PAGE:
Environmental News Feeds from around the world
National Geographic News
Corn for Home Heat: A Green Idea That Never Quite Popped
Some enterprising Americans burn kernels to keep warm in winter, but there's a reason the green heating concept hasn't taken off.
What You Don't Know About History's Most Famous Scientists
In the 11th and 12th centuries, Muslim scientists were way ahead of contemporaries in Christian Europe.
Chilean Birdman Leads Efforts to Save Seabird in World's Driest Desert
This little guy symbolizes protection of nature and resilience in the harshest of conditions, says naturalist.
Why Are Elephants and Other Animals So Wrinkly?
Loose skin helps African elephants keep cool and naked mole rats burrow underground, for starters.
Colossal 280-Pound Catfish Caught in Italy
The wels catfish is Europe's largest freshwater fish.
Blue or White Dress? Why We See Colors Differently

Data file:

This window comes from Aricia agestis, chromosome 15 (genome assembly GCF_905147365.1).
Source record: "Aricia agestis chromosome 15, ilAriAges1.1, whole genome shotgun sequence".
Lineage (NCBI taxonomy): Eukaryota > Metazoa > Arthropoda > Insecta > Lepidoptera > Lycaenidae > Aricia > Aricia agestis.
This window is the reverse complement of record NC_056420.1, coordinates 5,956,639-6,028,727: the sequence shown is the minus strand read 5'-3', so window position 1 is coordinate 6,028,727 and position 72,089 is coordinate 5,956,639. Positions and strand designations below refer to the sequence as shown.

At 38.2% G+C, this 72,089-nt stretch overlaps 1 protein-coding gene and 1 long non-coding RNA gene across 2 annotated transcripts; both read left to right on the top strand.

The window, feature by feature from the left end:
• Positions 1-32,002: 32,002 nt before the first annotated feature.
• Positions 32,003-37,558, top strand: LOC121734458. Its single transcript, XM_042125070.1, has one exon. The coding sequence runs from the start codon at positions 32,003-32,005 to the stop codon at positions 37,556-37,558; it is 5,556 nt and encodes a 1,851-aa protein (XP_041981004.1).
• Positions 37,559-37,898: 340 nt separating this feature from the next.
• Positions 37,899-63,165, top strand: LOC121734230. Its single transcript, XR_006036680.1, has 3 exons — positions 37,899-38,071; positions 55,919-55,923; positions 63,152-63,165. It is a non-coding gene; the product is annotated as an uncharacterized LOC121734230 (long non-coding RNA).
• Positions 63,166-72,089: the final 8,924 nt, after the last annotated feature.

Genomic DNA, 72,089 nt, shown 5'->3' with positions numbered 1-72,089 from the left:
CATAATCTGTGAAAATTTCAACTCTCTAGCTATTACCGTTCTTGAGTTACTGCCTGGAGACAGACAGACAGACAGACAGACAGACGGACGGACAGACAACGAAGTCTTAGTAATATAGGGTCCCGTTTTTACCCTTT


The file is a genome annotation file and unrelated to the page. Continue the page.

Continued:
Color blind or optical illusion? Scientists offer clues as to why people see different colors in the same dress.
ISIS Smashes Priceless, Ancient Statues in Iraq
Islamic militants have destroyed priceless statues in Iraq. What was lost, and why is it important?
New Theory Behind Dozens of Craters Found in Siberia
Scientists say melting pingos, and not methane hydrates, are likely to blame for the dramatic craters.
Corpse Bride: Lizard Necrophilia Reported in Brazil
A recent report of a male black-and-white tegus attempting to mate with a dead female in Brazil raises the question: Why are some animals necrophiliacs?
He Led the CIA to bin Laden—and Unwittingly Inspired a Backlash Against Vaccines
Pakistani doctor helped lead the CIA to bin Laden—and unwittingly inspired a backlash against vaccines.
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